The thatched cottage at No 9 Henry Street is falling into ruin and local residents are demanding that the Galway City Council take action to preserve it.
No 9 is a protected structure dating from the late 18th/early 19th century. It is thought to represent the kind of house which many working-class residents of the area lived in at that time. Many Galwegians will also fondly remember the house as Lydon’s shop, where Mrs Lydon sold milk and penny sweets.
The West Residents’ Association and An Taisce have contacted the Galway City Council about the house. The heritage officer Jim Higgins, has written to Tom Connell, the council’s director of services for economic planning, community and culture, and to John Kennedy, city enforcement officer, asking that a warning letter be sent to the owners that legal proceedings will be initiated if the house is not properly restored.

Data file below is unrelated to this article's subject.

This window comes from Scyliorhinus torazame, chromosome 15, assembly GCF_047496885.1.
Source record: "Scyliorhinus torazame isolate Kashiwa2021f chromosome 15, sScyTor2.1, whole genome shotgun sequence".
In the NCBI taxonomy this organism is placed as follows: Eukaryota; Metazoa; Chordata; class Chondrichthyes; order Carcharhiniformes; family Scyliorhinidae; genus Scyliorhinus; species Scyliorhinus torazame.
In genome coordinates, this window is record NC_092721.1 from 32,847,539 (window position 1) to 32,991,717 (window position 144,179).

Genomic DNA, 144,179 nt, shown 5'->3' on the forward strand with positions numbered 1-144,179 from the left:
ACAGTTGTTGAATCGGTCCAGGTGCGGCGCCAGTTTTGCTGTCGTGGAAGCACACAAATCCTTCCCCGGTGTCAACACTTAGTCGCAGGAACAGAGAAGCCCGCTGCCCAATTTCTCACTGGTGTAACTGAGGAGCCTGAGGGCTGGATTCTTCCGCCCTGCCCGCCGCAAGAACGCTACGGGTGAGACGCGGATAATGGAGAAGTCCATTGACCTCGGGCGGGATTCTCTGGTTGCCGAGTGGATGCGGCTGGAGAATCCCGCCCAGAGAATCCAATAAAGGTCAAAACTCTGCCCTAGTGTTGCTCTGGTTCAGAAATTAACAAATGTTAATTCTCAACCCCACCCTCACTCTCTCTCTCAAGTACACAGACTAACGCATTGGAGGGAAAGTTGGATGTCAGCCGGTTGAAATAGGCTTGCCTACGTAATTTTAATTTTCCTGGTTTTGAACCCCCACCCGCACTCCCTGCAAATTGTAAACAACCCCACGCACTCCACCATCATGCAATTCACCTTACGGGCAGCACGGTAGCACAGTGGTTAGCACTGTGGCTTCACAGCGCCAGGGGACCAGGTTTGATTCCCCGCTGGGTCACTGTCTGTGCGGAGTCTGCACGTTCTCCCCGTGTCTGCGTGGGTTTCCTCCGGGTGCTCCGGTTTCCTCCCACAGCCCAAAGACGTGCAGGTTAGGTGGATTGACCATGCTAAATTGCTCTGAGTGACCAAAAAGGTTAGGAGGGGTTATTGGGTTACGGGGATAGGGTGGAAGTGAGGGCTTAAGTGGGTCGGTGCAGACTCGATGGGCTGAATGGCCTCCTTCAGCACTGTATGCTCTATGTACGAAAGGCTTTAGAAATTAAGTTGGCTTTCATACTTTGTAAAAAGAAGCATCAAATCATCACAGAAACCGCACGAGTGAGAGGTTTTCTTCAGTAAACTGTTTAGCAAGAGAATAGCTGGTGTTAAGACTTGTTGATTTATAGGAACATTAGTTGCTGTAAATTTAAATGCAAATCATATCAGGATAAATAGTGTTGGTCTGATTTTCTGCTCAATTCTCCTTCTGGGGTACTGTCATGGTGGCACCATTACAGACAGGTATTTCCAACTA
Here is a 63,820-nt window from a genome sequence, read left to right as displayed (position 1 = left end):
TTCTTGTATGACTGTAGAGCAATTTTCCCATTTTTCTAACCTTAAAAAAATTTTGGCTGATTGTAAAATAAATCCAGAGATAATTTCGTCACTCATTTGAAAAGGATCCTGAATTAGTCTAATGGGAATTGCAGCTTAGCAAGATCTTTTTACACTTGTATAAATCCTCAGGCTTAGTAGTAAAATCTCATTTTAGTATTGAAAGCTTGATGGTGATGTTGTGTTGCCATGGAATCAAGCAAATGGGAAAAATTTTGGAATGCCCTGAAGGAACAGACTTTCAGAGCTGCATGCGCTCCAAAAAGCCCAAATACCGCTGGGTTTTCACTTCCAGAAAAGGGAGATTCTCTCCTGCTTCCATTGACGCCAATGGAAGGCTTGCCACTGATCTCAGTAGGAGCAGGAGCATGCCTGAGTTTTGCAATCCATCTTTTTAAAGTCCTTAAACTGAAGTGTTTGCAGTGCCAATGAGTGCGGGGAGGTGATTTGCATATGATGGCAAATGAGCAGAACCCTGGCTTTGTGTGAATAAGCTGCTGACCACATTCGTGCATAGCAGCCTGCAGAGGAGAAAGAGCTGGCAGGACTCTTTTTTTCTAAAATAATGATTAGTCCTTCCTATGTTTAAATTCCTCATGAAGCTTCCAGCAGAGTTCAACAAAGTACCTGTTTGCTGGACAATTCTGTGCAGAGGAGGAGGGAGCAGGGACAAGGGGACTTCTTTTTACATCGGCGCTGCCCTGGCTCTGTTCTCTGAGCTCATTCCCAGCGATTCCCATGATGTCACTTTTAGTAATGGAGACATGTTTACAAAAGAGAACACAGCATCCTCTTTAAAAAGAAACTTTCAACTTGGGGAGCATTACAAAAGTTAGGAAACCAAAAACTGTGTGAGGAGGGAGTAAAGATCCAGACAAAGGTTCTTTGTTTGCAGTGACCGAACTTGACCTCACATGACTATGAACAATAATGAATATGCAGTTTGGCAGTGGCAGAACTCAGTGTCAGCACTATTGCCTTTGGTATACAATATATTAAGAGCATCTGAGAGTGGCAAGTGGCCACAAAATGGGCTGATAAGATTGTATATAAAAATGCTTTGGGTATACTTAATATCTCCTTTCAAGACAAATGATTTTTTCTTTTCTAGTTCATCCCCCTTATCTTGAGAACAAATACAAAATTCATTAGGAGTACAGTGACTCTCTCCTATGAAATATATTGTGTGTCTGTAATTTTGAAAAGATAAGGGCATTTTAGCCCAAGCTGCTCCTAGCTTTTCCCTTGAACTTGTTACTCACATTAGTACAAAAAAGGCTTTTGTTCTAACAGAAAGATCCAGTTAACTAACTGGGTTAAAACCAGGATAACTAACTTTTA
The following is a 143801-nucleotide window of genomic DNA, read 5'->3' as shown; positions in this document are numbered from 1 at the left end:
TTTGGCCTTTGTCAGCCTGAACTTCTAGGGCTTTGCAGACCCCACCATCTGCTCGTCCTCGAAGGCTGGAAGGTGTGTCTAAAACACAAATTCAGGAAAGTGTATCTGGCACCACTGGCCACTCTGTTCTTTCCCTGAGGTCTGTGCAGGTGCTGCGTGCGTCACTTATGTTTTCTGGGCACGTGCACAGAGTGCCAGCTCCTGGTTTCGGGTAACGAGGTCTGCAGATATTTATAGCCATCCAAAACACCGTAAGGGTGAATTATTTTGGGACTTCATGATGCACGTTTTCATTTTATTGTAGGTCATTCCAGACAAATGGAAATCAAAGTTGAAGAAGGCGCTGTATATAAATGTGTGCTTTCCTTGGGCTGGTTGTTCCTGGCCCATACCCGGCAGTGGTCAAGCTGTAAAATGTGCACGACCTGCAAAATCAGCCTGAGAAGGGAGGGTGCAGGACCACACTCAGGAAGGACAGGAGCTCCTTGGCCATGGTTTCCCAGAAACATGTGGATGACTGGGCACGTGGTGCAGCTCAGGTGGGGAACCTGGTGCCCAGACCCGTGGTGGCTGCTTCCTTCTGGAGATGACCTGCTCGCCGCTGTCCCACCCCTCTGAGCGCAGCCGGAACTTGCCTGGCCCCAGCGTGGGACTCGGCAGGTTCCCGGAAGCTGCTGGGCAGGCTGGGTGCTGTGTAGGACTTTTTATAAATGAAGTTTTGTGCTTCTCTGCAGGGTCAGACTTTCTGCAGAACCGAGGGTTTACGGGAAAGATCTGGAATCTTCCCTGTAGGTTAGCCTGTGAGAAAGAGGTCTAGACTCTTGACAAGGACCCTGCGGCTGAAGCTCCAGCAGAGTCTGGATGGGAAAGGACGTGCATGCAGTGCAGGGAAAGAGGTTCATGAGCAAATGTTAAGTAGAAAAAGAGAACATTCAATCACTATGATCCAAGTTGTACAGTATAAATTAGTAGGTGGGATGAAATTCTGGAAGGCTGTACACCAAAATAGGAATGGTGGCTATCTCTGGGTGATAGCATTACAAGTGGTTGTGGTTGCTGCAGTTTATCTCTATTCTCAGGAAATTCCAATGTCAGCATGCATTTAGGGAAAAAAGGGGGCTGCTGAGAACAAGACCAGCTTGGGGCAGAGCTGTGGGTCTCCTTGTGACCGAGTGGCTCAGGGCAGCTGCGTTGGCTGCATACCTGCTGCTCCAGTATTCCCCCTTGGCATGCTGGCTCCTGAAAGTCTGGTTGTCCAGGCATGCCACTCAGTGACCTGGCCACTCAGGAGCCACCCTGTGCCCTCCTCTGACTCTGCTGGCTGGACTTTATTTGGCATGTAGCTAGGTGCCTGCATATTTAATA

Under existing legislation the owner of the house could be compelled by the council to carry out necessary repairs. Alternatively the council could carry out the works and charge the owner for them. However nothing has yet been done.
“People in the area are watching as the thatch deteriorates; first one and now another window have been broken,” a spokesperson for the West Residents’ Association told the Galway Advertiser. “However, there is no sign of anyone so much as replacing the broken glass. For many who live in the West, Lydon’s shop is not so much a relic of scholarly or tourist interest, it is a link with a living past.”